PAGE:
Q: How has Crystal Dive Resort and PADI changed your life?
Oh wow, it changed my life a lot…completely. I originally had a different set of goals, and was not planning to do something like this for the rest of my life. Now I know this is my thing. I have so many new goals, and I know scuba diving will help me to achieve them.
Mongolia will now get to celebrate its first PADI’s Women’s Day event this July. Hopefully I will be able to inspire more women to get involved and change their life the way I have done.
Q: What does it mean to Mongolians to have its first PADI Instructor?
As I said before, I have always wanted to bring something new to Mongolia. I feel as though this is my way to contribute to the development of my country.
Diving will bring in a new type of traveller and will aid in the growth of our tourism. In the dive centre I will be working at we can offer Altitude & dry suit diving in freshwater lakes.
Every year we celebrate a Winter Festival, the 1st week of March. I can now plan to teach a PADI Ice diving speciality and start a new tradition.
We are also in the process of creating underwater artificial marine parks with a Nomadic theme that represents our country. We will have an underwater GER, otherwise known as a Yurt, which is a circular tent used by nomads in Mongolia. We will also have a Dinosaur park as well, which I believe will attract a lot of divers and put us on the map.
Q: As a PADI Open Water Scuba Instructor, what inspired you to pursue an interest in freediving?
To tell you the truth…I do whatever my boss tells me to do, and I’m very grateful I have listened so far. Before him I had no idea about Scuba diving let alone Freediving. It has opened up a whole new world for me, and there is no way I would have done it on my own.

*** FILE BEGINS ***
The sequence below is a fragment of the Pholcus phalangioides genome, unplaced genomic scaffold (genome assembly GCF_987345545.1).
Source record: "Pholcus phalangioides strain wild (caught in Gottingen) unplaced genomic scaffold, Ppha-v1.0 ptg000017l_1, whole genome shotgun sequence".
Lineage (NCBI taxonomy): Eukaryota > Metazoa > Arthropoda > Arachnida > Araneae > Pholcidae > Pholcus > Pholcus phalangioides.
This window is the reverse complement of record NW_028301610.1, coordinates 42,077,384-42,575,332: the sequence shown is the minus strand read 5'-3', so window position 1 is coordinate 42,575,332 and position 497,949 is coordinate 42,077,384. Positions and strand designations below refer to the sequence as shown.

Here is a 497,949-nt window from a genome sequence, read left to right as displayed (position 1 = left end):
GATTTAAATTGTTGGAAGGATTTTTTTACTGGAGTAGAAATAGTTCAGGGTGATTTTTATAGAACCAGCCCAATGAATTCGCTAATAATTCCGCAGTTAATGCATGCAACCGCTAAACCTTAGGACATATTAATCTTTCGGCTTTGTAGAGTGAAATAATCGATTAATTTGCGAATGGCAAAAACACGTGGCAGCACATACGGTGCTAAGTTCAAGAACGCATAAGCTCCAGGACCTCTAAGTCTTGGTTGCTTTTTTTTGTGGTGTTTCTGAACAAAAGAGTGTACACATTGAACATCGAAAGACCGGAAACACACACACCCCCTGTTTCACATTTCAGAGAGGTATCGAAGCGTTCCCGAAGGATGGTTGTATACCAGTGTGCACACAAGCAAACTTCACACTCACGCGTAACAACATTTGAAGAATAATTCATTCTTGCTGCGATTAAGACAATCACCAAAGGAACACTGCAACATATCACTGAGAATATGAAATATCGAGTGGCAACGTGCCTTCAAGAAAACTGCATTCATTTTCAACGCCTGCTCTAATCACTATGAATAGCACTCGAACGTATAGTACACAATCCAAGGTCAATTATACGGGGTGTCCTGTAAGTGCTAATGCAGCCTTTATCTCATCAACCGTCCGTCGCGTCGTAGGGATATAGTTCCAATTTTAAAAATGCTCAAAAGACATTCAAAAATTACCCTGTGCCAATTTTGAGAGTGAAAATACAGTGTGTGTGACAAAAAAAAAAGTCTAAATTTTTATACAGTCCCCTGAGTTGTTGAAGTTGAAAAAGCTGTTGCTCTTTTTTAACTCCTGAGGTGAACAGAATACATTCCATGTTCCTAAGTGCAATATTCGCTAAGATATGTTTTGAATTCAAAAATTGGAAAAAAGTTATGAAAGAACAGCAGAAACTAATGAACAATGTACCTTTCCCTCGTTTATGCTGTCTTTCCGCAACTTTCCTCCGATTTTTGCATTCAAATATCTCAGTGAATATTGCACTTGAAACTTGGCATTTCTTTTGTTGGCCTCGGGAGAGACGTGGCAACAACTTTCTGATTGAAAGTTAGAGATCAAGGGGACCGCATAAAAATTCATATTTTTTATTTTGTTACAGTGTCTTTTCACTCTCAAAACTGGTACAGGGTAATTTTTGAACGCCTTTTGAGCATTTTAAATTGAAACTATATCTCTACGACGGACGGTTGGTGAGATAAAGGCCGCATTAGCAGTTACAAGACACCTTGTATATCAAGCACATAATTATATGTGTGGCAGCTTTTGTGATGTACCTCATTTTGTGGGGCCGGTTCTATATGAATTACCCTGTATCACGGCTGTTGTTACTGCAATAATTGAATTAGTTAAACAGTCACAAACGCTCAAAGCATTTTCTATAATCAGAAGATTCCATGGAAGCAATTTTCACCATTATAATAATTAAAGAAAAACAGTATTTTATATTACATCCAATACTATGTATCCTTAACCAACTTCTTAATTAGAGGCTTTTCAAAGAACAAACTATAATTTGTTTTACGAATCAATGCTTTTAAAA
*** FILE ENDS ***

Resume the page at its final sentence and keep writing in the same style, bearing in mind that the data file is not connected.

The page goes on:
My PADI Freediving Instructor Trainer Sergey Busargin really helped me to overcome my fears. He speaks Russian, which I have studied all my life so that made the course much easier for me. It was super challenging at first but it is crazy how the body adapts. I can hold my breath longer and longer every time.
Q: What does the future hold for you now as a PADI Open Water Scuba Instructor and PADI Freediving Instructor?
As an instructor, my plans for the next year are to inspire Mongolians to get their PADI!
Most of the people here are afraid of water, and will at most only try a Discover Scuba Dive. I want to show them, that becoming Open Water divers they will gain the knowledge and skills to feel more comfortable in the water and learn to love the underwater world the way I have.
The same goes for the PADI Freediving Course. Most Mongolians have no idea what the course entitles and have no understanding of the basic principles. I want to show them how safe and fun it really is.
I am also hoping to promote travel within my own country and around the world. Diving opens up a whole new reason to explore and find new places to dive. We will be working with Crystal Dive in order to help plan diving holidays for our students.
Q: What would you recommend to others who want to follow a similar path to yours?
I would tell them…do not be afraid to change your life! If they are considering becoming a PADI Open Water Scuba Instructor they will never regret it. This is one of the most interesting and best jobs in the world.
I think those of us working within the diving world can strongly agree with Khaliun. Scuba diving is all about transformation and overcoming pre-conceived notions about what we can and cannot do. It can be intimidating to take that first step; however, once you do you will never regret it.
We are so excited to be a part of Khaliun’s journey all the way from some of her first experiences underwater to paving the way to the underwater world for her country. We wish her the best of luck, and I don’t know about you guys…but I am excited to go diving in Mongolia now!
Interviewed and written by PADI Course Director Andrea Warren.
A shortened version of this article was featured in May 2018 on PADI’s official blog. You can view that here on the PADI website.